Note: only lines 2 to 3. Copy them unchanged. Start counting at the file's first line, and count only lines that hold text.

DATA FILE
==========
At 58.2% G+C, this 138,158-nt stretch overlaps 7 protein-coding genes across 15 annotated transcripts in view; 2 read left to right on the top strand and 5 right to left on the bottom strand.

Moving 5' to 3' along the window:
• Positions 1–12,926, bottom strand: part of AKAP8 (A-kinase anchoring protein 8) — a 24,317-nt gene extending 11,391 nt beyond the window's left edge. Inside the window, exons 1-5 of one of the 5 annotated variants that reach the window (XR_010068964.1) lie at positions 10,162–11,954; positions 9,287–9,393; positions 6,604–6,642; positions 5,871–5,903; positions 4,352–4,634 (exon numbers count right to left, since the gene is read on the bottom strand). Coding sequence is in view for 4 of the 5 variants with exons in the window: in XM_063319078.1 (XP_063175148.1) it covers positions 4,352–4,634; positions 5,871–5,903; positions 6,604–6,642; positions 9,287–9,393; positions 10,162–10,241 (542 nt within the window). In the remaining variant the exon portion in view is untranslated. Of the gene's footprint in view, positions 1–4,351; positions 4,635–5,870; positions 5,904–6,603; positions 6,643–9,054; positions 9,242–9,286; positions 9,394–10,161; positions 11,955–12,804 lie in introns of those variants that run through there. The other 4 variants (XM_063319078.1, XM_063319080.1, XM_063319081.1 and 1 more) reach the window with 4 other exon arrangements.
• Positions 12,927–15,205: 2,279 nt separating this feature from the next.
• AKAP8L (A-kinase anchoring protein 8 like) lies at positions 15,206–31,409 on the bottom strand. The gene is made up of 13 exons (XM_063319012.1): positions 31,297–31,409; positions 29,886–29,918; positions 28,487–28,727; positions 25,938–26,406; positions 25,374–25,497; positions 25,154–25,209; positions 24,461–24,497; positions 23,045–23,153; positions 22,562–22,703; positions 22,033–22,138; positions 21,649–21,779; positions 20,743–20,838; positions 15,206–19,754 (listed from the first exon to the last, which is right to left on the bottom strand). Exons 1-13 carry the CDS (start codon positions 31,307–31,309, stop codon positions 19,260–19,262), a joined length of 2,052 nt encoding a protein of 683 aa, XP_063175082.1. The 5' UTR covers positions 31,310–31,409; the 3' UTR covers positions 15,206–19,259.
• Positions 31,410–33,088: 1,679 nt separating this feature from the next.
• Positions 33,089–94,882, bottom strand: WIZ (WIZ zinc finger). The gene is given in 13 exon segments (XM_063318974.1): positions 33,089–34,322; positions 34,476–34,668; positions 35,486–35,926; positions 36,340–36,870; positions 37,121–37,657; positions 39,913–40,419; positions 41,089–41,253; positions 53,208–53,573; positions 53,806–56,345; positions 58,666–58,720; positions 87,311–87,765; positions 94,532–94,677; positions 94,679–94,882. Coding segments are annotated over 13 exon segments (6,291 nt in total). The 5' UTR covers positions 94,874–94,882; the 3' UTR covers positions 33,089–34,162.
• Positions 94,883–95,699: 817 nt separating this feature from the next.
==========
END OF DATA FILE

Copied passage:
Moving 5' to 3' along the window:
• Positions 1–12,926, bottom strand: part of AKAP8 (A-kinase anchoring protein 8) — a 24,317-nt gene extending 11,391 nt beyond the window's left edge. Inside the window, exons 1-5 of one of the 5 annotated variants that reach the window (XR_010068964.1) lie at positions 10,162–11,954; positions 9,287–9,393; positions 6,604–6,642; positions 5,871–5,903; positions 4,352–4,634 (exon numbers count right to left, since the gene is read on the bottom strand). Coding sequence is in view for 4 of the 5 variants with exons in the window: in XM_063319078.1 (XP_063175148.1) it covers positions 4,352–4,634; positions 5,871–5,903; positions 6,604–6,642; positions 9,287–9,393; positions 10,162–10,241 (542 nt within the window). In the remaining variant the exon portion in view is untranslated. Of the gene's footprint in view, positions 1–4,351; positions 4,635–5,870; positions 5,904–6,603; positions 6,643–9,054; positions 9,242–9,286; positions 9,394–10,161; positions 11,955–12,804 lie in introns of those variants that run through there. The other 4 variants (XM_063319078.1, XM_063319080.1, XM_063319081.1 and 1 more) reach the window with 4 other exon arrangements.